Abe has also stated that he favours revising the pacifist Article 9 of Japan's constitution, to permit the nation to rearm and take part in collective self- defence.
The measure that would anger Beijing most of all, however, would be Abe's plan to develop the Diaoyus, possibly by erecting a permanent lighthouse to assist in navigation and building port facilities to protect fishermen at times of bad weather.
Beijing has already stated that it will not accept development of the islands, and the continued presence of Chinese warships and maritime surveillance vessels in waters close to the Diaoyus - in addition to Thursday's overflight by a Chinese government aircraft, said to have been the first such intrusion into Japanese airspace since 1958 - - suggests China will fire a shot across the bows of the incoming administration as it takes office tomorrow.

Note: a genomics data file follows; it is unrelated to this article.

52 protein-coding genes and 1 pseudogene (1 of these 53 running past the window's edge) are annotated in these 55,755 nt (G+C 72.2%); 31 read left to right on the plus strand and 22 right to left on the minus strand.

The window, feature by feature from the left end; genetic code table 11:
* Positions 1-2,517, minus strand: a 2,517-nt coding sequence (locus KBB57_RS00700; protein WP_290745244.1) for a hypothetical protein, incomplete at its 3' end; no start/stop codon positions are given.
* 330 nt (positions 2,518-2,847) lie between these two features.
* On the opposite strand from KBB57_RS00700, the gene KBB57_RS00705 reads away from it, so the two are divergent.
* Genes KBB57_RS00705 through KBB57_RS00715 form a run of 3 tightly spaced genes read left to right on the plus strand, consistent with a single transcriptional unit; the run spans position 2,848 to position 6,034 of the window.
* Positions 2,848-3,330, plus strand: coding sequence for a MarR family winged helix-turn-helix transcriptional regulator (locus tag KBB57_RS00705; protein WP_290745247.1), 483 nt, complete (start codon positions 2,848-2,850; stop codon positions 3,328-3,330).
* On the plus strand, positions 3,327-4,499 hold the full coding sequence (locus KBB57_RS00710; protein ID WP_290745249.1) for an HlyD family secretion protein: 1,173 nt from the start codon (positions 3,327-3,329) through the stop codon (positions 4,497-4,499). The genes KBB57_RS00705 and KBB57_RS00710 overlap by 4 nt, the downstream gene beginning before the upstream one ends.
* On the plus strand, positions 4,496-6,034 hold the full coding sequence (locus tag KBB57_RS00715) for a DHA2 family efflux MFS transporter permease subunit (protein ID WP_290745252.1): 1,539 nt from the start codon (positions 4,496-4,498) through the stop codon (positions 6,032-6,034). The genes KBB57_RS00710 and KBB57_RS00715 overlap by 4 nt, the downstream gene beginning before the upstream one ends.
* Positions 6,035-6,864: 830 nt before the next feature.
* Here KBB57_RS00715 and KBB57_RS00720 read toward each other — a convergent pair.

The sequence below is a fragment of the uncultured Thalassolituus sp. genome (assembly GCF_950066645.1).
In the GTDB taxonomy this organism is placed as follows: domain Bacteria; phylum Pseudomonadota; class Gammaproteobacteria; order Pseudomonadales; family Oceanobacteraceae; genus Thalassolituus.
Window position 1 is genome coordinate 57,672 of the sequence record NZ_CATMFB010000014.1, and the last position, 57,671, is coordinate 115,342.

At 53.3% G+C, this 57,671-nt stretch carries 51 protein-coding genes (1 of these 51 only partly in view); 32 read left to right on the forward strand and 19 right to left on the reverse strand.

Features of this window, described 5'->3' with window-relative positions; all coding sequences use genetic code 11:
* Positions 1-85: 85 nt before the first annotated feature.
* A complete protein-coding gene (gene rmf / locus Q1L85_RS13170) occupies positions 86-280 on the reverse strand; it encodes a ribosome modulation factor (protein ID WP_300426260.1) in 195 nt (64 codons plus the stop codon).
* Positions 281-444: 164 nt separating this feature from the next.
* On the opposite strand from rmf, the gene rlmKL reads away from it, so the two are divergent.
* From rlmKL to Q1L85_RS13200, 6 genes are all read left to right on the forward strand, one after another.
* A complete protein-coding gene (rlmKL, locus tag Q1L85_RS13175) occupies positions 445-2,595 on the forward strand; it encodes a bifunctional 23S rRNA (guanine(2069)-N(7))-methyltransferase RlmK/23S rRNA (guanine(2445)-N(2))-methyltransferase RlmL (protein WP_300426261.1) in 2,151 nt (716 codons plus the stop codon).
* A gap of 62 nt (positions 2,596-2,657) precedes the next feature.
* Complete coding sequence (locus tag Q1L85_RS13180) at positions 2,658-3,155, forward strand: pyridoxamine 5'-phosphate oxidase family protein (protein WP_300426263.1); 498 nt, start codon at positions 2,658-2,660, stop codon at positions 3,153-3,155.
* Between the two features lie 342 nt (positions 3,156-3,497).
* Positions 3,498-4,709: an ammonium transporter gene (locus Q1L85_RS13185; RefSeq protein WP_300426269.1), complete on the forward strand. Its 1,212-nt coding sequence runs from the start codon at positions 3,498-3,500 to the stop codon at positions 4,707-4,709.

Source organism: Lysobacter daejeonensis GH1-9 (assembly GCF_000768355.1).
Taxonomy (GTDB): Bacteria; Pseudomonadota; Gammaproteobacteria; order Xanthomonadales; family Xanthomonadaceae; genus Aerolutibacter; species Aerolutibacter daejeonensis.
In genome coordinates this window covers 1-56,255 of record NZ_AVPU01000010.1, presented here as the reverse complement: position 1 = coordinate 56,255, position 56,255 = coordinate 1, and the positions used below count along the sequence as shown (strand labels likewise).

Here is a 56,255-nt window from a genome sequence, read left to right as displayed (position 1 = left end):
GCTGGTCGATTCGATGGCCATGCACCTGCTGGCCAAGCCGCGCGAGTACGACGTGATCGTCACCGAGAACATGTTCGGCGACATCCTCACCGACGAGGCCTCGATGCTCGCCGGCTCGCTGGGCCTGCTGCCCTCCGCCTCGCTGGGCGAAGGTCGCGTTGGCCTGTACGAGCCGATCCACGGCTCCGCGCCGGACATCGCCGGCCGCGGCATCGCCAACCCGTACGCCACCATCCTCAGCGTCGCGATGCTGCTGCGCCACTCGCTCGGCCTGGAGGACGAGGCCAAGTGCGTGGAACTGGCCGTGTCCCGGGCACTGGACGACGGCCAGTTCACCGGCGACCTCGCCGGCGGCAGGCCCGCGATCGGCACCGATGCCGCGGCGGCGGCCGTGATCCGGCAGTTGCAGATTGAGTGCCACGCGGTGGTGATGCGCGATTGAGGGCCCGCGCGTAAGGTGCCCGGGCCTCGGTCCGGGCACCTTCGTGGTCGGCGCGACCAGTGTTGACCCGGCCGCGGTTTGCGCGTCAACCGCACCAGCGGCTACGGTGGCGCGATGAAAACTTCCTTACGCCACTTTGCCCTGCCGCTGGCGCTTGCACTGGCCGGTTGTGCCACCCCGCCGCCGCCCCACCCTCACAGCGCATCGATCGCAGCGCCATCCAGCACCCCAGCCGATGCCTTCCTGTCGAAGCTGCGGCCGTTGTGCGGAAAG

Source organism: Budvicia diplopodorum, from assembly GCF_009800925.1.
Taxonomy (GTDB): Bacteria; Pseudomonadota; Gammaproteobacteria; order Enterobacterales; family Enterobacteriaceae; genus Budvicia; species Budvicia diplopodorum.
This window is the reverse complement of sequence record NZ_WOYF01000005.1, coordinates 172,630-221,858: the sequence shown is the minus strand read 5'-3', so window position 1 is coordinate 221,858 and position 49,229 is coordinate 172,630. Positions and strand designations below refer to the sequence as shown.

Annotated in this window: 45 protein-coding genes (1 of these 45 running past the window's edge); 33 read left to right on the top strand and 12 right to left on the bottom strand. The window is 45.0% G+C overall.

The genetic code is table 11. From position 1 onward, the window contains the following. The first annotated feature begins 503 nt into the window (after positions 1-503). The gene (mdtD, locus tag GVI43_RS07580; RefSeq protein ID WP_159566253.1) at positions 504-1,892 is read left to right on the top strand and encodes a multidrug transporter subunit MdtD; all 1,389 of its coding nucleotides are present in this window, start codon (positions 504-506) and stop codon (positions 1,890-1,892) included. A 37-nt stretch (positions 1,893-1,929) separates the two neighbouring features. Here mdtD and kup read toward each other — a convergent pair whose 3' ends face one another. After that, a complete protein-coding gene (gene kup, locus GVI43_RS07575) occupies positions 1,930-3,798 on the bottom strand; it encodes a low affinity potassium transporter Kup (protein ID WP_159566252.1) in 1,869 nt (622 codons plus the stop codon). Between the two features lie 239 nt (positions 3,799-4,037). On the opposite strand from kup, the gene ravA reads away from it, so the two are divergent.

Closer to home, for most people the state of the national economy and the impact the prolonged downturn is having upon their day-to-day lives is the prime cause for concern. Overtaken by China as the world's second-largest economy and with a national debt of US$13.64 trillion - a whopping 230 per cent of its annual gross domestic product - there are clearly grounds for concern.
Noda proposes a more outward-looking, free-trade approach that is based on Japan's participation in the Trans-Pacific Partnership (TPP) free-trade pact. The TPP is a major bone of contention in Japan's agricultural sector, which rightly fears that it will lead to a flood of cheap agricultural products onto the market and kill off the labour-intensive domestic sector.